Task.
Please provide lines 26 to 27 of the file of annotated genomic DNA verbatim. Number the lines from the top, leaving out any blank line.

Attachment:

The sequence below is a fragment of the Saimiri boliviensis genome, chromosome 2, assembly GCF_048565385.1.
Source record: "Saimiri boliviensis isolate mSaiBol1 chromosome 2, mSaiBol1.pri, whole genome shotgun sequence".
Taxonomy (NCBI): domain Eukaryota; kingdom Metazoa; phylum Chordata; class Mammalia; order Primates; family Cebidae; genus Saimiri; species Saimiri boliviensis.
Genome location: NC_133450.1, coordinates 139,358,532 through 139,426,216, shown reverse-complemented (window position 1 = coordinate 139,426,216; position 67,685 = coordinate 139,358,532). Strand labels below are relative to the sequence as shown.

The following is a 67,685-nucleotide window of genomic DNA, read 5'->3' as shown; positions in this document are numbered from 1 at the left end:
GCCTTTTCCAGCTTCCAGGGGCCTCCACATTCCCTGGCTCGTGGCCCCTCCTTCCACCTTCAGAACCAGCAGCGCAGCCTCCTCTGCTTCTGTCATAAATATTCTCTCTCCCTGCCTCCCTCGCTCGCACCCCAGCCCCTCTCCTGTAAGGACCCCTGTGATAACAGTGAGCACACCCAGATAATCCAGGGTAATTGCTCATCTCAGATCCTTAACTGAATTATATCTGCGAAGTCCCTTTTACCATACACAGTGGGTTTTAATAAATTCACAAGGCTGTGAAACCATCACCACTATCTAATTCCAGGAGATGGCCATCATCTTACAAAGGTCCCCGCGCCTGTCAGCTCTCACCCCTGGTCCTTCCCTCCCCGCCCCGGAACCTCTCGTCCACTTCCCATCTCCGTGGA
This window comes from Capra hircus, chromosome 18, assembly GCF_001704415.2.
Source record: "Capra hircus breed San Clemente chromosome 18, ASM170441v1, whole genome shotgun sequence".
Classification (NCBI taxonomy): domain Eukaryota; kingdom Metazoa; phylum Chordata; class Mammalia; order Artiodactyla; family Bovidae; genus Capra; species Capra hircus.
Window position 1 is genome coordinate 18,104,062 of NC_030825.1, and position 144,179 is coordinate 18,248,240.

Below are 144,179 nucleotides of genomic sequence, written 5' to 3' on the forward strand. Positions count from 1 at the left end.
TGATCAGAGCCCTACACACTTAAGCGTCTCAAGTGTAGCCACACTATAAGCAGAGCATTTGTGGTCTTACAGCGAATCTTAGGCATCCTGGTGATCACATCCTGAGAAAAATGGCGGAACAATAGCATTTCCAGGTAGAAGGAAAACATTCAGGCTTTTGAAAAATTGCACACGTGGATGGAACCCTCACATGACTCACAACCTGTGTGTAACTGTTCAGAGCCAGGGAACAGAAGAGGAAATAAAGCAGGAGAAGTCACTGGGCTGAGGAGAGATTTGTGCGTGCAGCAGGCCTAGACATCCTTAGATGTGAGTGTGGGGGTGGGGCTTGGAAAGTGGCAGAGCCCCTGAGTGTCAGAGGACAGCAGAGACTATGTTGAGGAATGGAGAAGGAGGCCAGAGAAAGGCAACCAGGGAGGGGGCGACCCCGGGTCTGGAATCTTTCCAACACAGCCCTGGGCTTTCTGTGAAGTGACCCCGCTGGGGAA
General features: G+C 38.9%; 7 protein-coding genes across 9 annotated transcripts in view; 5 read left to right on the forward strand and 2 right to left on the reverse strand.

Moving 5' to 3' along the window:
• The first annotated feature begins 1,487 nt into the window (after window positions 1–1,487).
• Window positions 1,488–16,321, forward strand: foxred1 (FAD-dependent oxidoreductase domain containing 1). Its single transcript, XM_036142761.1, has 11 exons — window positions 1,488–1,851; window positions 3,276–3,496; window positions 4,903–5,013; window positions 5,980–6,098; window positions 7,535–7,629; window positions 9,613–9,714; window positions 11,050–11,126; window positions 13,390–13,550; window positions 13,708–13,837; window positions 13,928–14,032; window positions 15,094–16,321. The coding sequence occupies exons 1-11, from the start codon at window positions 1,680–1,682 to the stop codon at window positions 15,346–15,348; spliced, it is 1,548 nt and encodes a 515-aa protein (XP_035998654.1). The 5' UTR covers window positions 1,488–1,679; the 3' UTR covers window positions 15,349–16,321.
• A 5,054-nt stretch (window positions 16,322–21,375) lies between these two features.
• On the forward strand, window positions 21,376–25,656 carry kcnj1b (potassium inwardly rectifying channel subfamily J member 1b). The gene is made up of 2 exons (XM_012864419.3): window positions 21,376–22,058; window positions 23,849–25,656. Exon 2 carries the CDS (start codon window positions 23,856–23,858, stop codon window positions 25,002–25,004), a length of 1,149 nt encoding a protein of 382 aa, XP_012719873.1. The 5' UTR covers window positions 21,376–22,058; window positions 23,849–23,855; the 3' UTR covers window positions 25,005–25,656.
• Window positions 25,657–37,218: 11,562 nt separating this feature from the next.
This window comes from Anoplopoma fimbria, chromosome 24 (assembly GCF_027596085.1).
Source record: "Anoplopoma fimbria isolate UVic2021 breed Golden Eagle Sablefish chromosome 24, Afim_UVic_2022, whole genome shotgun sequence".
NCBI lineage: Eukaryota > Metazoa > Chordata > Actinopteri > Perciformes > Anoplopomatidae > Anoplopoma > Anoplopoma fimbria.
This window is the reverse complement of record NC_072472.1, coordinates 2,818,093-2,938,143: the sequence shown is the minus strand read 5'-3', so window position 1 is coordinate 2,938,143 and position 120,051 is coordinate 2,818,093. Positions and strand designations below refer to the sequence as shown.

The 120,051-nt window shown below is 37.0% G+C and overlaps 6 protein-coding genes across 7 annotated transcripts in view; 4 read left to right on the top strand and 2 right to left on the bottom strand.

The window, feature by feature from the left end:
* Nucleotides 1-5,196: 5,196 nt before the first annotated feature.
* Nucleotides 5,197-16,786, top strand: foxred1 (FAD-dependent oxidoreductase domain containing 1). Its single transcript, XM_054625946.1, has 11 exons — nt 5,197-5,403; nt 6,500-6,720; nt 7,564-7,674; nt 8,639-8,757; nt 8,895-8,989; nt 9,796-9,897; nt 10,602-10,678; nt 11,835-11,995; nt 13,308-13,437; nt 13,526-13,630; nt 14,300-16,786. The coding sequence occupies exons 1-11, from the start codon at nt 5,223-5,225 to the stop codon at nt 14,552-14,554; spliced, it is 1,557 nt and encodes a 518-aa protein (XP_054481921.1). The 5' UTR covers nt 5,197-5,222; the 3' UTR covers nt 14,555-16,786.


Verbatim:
* Nucleotides 1-5,196: 5,196 nt before the first annotated feature.
* Nucleotides 5,197-16,786, top strand: foxred1 (FAD-dependent oxidoreductase domain containing 1). Its single transcript, XM_054625946.1, has 11 exons — nt 5,197-5,403; nt 6,500-6,720; nt 7,564-7,674; nt 8,639-8,757; nt 8,895-8,989; nt 9,796-9,897; nt 10,602-10,678; nt 11,835-11,995; nt 13,308-13,437; nt 13,526-13,630; nt 14,300-16,786. The coding sequence occupies exons 1-11, from the start codon at nt 5,223-5,225 to the stop codon at nt 14,552-14,554; spliced, it is 1,557 nt and encodes a 518-aa protein (XP_054481921.1). The 5' UTR covers nt 5,197-5,222; the 3' UTR covers nt 14,555-16,786.